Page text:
Previous Page  22 / 36 Next Page
Information
Show Menu
Previous Page 22 / 36 Next Page
Page Background

22 

ACTRA MAGAZINE

In the words of Yogi Berra, it was “déjà vu

all over again” for us TV and film types in

Nova Scotia when our government made

the sudden and short-sighted decision last

spring, without consultation or warning,

to virtually destroy our FilmTax Credit.

We saw our colleagues in Saskatchewan

suffer a similar fate in 2012. The headlines

from that time would be the same for our

own province: “FilmProducers Abandoning

as Tax Credit Ends,” “Premier Won’t Reverse

Tax Credit Cut,” “Film Industry; An Implo-

sion in Progress.”

To say we were shocked is putting it

mildly. After all, this system had worked

here for two decades helping to produce

TV shows and movies seen all over the

world:

Trailer Park Boys

;

Haven

;

This Hour

has 22 Minutes

;

Book of Negroes

;

Call Me

Fitz

;

Hobo with a Shotgun

, to name just a

few. Aside from badges of cultural pride,

this was also big business. Projections

for 2015 suggested we were on track for

a $160-million-dollar year.

Yet in April 2015, when the Nova Scotia

Liberals announced their budget, it took

just 20 minutes to undo what had taken

20 years to build.

The real slap in the face was this: when

Preemie (because he’s clearly not ready

to be Premier) Steven McNeil was running

in 2013, he’d said the only problemwith

the Tax Credit was that its yearly renewal

caused unnecessary anxiety for such an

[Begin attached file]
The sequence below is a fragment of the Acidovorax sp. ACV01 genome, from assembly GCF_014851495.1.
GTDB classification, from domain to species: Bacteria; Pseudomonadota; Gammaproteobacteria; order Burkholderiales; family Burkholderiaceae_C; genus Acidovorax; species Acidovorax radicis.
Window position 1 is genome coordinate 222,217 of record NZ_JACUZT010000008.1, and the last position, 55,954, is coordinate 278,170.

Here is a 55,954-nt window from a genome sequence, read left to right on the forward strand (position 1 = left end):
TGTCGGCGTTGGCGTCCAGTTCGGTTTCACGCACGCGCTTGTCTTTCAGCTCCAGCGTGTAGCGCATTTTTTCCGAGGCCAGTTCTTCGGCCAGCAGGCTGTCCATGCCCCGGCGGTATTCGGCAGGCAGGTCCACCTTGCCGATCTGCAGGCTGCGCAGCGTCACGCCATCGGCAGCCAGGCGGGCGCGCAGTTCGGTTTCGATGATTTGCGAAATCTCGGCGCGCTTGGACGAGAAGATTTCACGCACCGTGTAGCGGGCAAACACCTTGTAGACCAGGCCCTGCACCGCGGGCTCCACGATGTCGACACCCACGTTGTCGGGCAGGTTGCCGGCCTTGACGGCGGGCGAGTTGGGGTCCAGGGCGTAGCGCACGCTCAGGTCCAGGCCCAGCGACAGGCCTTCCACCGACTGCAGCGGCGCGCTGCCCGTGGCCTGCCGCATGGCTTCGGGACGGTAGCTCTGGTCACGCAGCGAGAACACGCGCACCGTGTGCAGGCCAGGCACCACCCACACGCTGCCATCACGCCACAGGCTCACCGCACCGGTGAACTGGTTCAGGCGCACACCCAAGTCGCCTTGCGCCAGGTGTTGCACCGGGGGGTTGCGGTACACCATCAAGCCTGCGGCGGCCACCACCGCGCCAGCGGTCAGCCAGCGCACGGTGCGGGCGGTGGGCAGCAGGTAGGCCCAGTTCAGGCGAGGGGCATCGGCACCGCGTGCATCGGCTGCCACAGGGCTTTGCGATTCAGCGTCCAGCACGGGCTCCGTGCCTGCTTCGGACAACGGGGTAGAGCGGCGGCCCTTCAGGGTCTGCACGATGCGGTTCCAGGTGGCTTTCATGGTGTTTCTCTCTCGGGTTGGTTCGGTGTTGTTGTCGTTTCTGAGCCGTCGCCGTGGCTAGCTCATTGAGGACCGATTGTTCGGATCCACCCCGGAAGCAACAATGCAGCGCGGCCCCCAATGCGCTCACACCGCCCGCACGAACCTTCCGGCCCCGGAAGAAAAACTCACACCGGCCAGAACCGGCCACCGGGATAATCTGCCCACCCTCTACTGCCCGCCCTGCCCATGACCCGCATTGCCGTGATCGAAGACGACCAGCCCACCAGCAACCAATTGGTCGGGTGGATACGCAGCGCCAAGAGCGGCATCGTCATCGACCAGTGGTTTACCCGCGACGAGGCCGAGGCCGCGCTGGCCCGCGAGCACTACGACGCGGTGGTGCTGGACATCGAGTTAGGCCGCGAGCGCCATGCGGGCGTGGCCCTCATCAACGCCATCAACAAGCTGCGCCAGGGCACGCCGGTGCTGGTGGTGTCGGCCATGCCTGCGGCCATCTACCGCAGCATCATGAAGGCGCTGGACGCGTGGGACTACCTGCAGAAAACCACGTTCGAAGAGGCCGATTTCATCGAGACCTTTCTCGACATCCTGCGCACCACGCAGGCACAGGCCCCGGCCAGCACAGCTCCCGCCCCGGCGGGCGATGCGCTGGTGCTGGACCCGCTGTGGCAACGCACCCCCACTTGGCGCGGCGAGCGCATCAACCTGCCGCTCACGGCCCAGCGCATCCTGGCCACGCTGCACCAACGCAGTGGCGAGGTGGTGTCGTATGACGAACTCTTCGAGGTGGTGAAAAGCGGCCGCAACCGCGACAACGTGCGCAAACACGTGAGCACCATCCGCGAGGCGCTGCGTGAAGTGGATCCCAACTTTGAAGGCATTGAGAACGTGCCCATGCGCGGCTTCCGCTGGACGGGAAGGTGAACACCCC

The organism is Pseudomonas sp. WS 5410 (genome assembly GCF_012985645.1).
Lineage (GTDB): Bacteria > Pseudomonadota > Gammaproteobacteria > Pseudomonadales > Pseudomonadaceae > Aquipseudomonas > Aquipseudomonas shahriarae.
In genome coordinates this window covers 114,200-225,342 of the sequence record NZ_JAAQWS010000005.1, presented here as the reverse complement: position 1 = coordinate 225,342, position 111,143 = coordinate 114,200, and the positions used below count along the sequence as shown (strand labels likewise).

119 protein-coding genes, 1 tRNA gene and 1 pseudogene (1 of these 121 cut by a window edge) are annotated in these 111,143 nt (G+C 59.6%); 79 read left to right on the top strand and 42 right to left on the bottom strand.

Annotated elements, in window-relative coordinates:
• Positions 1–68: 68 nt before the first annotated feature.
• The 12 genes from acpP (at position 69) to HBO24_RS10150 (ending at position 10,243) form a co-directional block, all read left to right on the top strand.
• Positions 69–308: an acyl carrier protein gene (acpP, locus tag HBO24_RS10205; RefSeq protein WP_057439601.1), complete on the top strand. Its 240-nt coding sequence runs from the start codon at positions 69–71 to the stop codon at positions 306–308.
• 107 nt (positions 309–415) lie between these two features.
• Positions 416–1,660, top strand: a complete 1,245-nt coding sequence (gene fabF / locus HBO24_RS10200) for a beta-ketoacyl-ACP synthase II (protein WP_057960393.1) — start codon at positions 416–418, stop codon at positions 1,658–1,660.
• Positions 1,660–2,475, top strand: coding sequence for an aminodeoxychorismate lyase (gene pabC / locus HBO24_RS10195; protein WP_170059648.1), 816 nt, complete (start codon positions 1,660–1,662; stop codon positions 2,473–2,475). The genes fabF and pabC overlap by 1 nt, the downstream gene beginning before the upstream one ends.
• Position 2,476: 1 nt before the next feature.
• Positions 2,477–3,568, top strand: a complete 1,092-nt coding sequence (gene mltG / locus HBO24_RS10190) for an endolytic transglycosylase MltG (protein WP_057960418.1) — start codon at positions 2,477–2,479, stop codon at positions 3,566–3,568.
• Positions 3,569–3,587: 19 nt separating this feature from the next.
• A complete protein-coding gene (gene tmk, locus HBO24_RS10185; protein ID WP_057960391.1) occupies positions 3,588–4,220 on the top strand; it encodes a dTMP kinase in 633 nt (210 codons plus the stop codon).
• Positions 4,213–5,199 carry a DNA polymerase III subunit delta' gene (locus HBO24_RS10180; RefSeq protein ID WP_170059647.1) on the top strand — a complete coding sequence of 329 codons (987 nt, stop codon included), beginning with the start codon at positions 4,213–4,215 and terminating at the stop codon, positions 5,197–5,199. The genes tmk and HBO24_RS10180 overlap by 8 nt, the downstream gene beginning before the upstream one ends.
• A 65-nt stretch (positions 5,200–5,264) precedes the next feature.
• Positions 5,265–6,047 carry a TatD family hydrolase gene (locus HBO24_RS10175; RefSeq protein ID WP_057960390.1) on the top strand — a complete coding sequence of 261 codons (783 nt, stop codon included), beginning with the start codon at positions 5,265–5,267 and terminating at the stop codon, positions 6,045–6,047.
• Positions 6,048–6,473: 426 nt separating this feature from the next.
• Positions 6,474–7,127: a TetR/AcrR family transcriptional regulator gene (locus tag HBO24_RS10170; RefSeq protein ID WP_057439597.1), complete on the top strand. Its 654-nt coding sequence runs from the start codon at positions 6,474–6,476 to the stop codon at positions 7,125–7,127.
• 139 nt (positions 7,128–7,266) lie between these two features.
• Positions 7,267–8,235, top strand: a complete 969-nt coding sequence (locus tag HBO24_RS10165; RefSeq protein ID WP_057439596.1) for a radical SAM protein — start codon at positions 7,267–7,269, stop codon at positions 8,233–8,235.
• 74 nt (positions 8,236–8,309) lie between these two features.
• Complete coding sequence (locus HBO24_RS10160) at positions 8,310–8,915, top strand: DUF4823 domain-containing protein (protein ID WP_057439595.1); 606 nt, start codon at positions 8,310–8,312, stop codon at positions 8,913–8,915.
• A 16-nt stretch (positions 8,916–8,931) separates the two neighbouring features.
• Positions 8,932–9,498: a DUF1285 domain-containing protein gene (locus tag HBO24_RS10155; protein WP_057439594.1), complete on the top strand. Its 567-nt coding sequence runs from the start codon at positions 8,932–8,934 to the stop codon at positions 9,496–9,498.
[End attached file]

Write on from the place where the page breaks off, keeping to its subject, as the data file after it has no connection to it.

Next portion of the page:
important sector of the province’s industry.

If elected premier, he’d renew it for five

years to signal a long-term commitment

to this booming industry.

This long-term commitment meant sta-

bility for our industry. We could buy houses!

We could buy cars! We could enroll our kids

in activities and be part of our communities!

We bought it and we bought in.

Then he sold us out.

“This business isn’t growing,” the Liber-

als claimed, seemingly based on nothing

but the most recent economic impact

assessment, which had been done over

10 years ago.

“Companies that make films don’t pay

taxes,” they said, in puzzling political patois.

“We had to choose education and health-

care over the glitzy Hollywood film busi-

ness,” they said, flagrantly ignoring that our

industry helps support those vital services.

They didn’t calculate profits made by

ancillary businesses. Nor did they calcu-

late income tax paid by the people working

on these films and TV shows. Strangely,

they didn’t even count the revenue they

would’ve generated fromprojects that were

already on the books for summer 2015.

Instead, they rushed an implementation

date of July 1, just a mere few weeks after

this jaw-dropping decision was made.

We saw how fast the wheels came off the

bus in Saskatchewan so we actors acted

fast. Shoulder-to-shoulder with our crew

colleagues, wemobilized and rallied, fought

fiction with fact, and petulance with

patience, but to no end. The premier and

his finance minister dug-in their heels and

refused to budge.

Frankly, the term “tax credit” is mis-

leading. “Labour incentive” is much more

accurate. In geographically-disadvantaged

places like Nova Scotia and Saskatchewan,

this labour incentive was designed to lure

movies and TV shows.

On paper, there are a lot of reasons why

shooting elsewhere is easier. Toronto, say.

There’s no extra flight required from L.A.

There’s a deeper pool of actors and crew

fromwhich to choose.

But NS and SK have advantages too.

Less “red tape” for permits; it’s easier for a

big film crew to make a unit move across

town. Stunning geography allows these

places to double for cities all over the

world, both period and contemporary.

The analogy is, there’s cinematic oil in

these here parts. We just need a pipeline to

help producers access it. Our Tax Credit

was that pipeline.

This worked for producers and it

worked for us. Producers were getting

more bang for their buck. Our actors and

crews were getting trained on high-end

shows, paying their mortgages and—best